By Kaylaa White

Society tells little black girls that “lighter is better” and “whiter is better” a concept that history has reinforced starting with a single brown paper bag, popularly known as “colorism.” Growing up, despite what my parents told me, listening to the culture I was exposed to outside my household, I thought I was ugly. I wanted my skin to be lighter, my eyes were “too boring,” and I wished my hair would magically uncoil its kinks.

Of course, it wasn’t possible to make these physical changes at 9-10 years old, but materially I changed everything. I forced myself into a Dominican-blown out hair, Sperry’s wearing, pop listening stereotype. Rap and R&B, the music of my people was now “too ghetto” and not acceptable for my ears, despite my familiarity with artists like the Fugees, New Edition, and Biz Markie. 

Along with maturity comes a plague aimed to wipe out the stable emotions of any middle school girl, boys. “My body was changing” and as cliche as that sounds, it was, and the attention I got made me uncomfortable. I can still recall being in 80-degree weather with a jacket on, but my T-Shirt wasn’t loose anymore, and to me, that was an embarrassment. 

The concept of being overly self-conscious followed me throughout my life. Afterward, I became “woke” and “more in touch with my roots” through the arts of Lauryn Hull and Issa Rae, became politically involved with Black Lives Matter and Women’s Rights, “Was I beautiful?” was a question that remained in my head.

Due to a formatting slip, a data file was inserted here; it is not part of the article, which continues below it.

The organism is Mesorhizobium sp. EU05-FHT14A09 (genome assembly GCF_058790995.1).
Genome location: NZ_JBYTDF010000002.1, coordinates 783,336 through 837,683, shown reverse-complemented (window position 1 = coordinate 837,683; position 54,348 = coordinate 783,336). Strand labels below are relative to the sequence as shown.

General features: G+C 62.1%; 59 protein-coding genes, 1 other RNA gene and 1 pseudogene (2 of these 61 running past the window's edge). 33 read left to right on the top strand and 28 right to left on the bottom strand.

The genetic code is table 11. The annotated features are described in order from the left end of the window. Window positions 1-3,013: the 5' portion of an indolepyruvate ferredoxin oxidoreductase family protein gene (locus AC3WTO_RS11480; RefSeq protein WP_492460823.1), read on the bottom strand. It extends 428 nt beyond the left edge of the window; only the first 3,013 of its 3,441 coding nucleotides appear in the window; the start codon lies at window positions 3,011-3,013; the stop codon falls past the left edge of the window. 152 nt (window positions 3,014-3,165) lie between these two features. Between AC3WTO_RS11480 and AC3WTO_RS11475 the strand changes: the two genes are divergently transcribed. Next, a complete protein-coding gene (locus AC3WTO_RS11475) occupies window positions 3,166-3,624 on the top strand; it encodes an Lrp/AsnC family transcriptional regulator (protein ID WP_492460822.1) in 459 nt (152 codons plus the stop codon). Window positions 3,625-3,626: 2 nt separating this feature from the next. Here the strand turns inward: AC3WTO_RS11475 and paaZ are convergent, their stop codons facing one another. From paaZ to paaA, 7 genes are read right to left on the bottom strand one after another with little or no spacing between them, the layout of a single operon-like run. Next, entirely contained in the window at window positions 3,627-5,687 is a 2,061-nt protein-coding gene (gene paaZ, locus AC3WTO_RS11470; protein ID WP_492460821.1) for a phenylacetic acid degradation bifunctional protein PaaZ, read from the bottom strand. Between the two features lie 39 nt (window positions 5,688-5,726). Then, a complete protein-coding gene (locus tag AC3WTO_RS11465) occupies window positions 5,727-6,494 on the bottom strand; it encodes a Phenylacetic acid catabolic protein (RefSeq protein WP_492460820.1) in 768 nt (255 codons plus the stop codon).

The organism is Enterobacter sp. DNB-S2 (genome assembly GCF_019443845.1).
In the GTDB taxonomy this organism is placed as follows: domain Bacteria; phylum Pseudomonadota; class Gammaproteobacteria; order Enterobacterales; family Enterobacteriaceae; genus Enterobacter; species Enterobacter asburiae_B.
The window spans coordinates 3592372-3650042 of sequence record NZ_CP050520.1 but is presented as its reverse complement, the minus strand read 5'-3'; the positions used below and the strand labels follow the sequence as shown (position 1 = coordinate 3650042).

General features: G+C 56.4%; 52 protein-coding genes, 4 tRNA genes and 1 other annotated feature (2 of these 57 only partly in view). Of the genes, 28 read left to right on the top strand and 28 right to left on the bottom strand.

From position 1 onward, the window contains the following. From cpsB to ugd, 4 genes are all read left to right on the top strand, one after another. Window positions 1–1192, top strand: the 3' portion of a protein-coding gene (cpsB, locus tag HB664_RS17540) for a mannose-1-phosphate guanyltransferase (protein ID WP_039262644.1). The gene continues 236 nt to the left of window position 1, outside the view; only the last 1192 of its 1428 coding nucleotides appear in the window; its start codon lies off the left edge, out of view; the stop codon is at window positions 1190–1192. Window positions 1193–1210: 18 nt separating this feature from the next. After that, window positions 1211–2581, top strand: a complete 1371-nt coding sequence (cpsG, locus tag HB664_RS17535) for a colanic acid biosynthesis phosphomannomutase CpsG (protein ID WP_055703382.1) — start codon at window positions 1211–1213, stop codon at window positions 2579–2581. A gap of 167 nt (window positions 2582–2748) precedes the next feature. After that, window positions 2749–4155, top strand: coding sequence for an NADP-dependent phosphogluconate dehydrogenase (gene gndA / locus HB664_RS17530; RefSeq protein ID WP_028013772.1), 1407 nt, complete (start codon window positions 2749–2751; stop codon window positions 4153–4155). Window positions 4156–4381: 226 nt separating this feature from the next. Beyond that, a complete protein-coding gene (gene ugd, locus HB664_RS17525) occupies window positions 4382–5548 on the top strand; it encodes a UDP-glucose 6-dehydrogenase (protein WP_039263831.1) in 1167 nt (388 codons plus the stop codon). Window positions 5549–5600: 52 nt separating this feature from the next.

I didn’t realize until recently that I wasn’t really “ugly” I was just feeding into what society thought was “beautiful”. Was I physically ugly? I don’t know, but as a kid, I didn’t do anything to morally condemn myself to such a derogatory term. I was beautiful because I was growing and evolving into the person I am today, not because of outer appearances that would change a billion times before I died.  

I was forced to deal with cultural and gender “growing pains” and was able to find beauty in the person I became. Beauty isn’t always on display with shiny blonde hair and mesmerizing blue eyes, it’s a perception that everyone creates due to things they idolize. Still to this day, I don’t know if I’m physically “ugly.” Some might think I am, some might not, but it’s not something I dwell on anymore.

To me, beauty is something you find deep inside you waiting to be unwrapped, like a present on Christmas day. If you can positively grow and change with life experiences, to me, you are beautiful.